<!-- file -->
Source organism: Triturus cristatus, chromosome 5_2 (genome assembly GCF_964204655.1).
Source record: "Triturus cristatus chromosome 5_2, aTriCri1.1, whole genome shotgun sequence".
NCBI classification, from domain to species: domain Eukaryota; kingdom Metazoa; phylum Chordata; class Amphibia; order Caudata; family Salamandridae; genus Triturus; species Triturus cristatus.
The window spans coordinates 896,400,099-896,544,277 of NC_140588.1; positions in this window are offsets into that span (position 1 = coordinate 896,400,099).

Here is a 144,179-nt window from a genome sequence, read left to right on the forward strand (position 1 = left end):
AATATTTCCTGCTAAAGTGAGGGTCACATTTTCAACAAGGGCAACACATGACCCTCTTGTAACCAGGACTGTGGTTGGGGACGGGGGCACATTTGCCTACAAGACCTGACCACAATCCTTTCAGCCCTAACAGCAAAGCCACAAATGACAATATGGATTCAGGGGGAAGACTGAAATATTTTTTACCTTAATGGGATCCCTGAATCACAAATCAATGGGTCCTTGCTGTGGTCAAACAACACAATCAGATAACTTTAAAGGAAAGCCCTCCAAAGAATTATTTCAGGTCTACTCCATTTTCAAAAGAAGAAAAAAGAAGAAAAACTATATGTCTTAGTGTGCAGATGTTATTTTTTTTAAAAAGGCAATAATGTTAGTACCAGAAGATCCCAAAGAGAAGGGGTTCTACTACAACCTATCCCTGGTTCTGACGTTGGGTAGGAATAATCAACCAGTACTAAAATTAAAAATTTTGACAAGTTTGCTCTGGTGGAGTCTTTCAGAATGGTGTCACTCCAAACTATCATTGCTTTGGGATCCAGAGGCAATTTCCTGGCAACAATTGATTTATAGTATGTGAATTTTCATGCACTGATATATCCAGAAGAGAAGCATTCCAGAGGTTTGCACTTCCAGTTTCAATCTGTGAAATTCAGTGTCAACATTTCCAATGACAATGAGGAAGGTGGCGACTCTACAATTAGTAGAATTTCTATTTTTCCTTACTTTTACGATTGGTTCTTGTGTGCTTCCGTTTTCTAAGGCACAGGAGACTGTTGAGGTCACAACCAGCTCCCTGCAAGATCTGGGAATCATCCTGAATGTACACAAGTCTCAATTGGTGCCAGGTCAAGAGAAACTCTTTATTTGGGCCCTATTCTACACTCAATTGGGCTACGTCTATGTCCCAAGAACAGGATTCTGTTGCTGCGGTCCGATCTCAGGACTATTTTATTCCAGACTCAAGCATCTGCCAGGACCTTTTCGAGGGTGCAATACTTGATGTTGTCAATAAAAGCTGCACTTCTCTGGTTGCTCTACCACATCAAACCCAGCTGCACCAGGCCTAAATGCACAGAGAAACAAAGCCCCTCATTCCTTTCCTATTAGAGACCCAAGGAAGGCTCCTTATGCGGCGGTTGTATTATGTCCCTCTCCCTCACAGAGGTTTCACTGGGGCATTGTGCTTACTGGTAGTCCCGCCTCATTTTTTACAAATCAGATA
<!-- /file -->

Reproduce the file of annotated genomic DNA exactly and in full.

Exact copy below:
Source organism: Triturus cristatus, chromosome 5_2 (genome assembly GCF_964204655.1).
Source record: "Triturus cristatus chromosome 5_2, aTriCri1.1, whole genome shotgun sequence".
NCBI classification, from domain to species: domain Eukaryota; kingdom Metazoa; phylum Chordata; class Amphibia; order Caudata; family Salamandridae; genus Triturus; species Triturus cristatus.
The window spans coordinates 896,400,099-896,544,277 of NC_140588.1; positions in this window are offsets into that span (position 1 = coordinate 896,400,099).

Here is a 144,179-nt window from a genome sequence, read left to right on the forward strand (position 1 = left end):
AATATTTCCTGCTAAAGTGAGGGTCACATTTTCAACAAGGGCAACACATGACCCTCTTGTAACCAGGACTGTGGTTGGGGACGGGGGCACATTTGCCTACAAGACCTGACCACAATCCTTTCAGCCCTAACAGCAAAGCCACAAATGACAATATGGATTCAGGGGGAAGACTGAAATATTTTTTACCTTAATGGGATCCCTGAATCACAAATCAATGGGTCCTTGCTGTGGTCAAACAACACAATCAGATAACTTTAAAGGAAAGCCCTCCAAAGAATTATTTCAGGTCTACTCCATTTTCAAAAGAAGAAAAAAGAAGAAAAACTATATGTCTTAGTGTGCAGATGTTATTTTTTTTAAAAAGGCAATAATGTTAGTACCAGAAGATCCCAAAGAGAAGGGGTTCTACTACAACCTATCCCTGGTTCTGACGTTGGGTAGGAATAATCAACCAGTACTAAAATTAAAAATTTTGACAAGTTTGCTCTGGTGGAGTCTTTCAGAATGGTGTCACTCCAAACTATCATTGCTTTGGGATCCAGAGGCAATTTCCTGGCAACAATTGATTTATAGTATGTGAATTTTCATGCACTGATATATCCAGAAGAGAAGCATTCCAGAGGTTTGCACTTCCAGTTTCAATCTGTGAAATTCAGTGTCAACATTTCCAATGACAATGAGGAAGGTGGCGACTCTACAATTAGTAGAATTTCTATTTTTCCTTACTTTTACGATTGGTTCTTGTGTGCTTCCGTTTTCTAAGGCACAGGAGACTGTTGAGGTCACAACCAGCTCCCTGCAAGATCTGGGAATCATCCTGAATGTACACAAGTCTCAATTGGTGCCAGGTCAAGAGAAACTCTTTATTTGGGCCCTATTCTACACTCAATTGGGCTACGTCTATGTCCCAAGAACAGGATTCTGTTGCTGCGGTCCGATCTCAGGACTATTTTATTCCAGACTCAAGCATCTGCCAGGACCTTTTCGAGGGTGCAATACTTGATGTTGTCAATAAAAGCTGCACTTCTCTGGTTGCTCTACCACATCAAACCCAGCTGCACCAGGCCTAAATGCACAGAGAAACAAAGCCCCTCATTCCTTTCCTATTAGAGACCCAAGGAAGGCTCCTTATGCGGCGGTTGTATTATGTCCCTCTCCCTCACAGAGGTTTCACTGGGGCATTGTGCTTACTGGTAGTCCCGCCTCATTTTTTACAAATCAGATA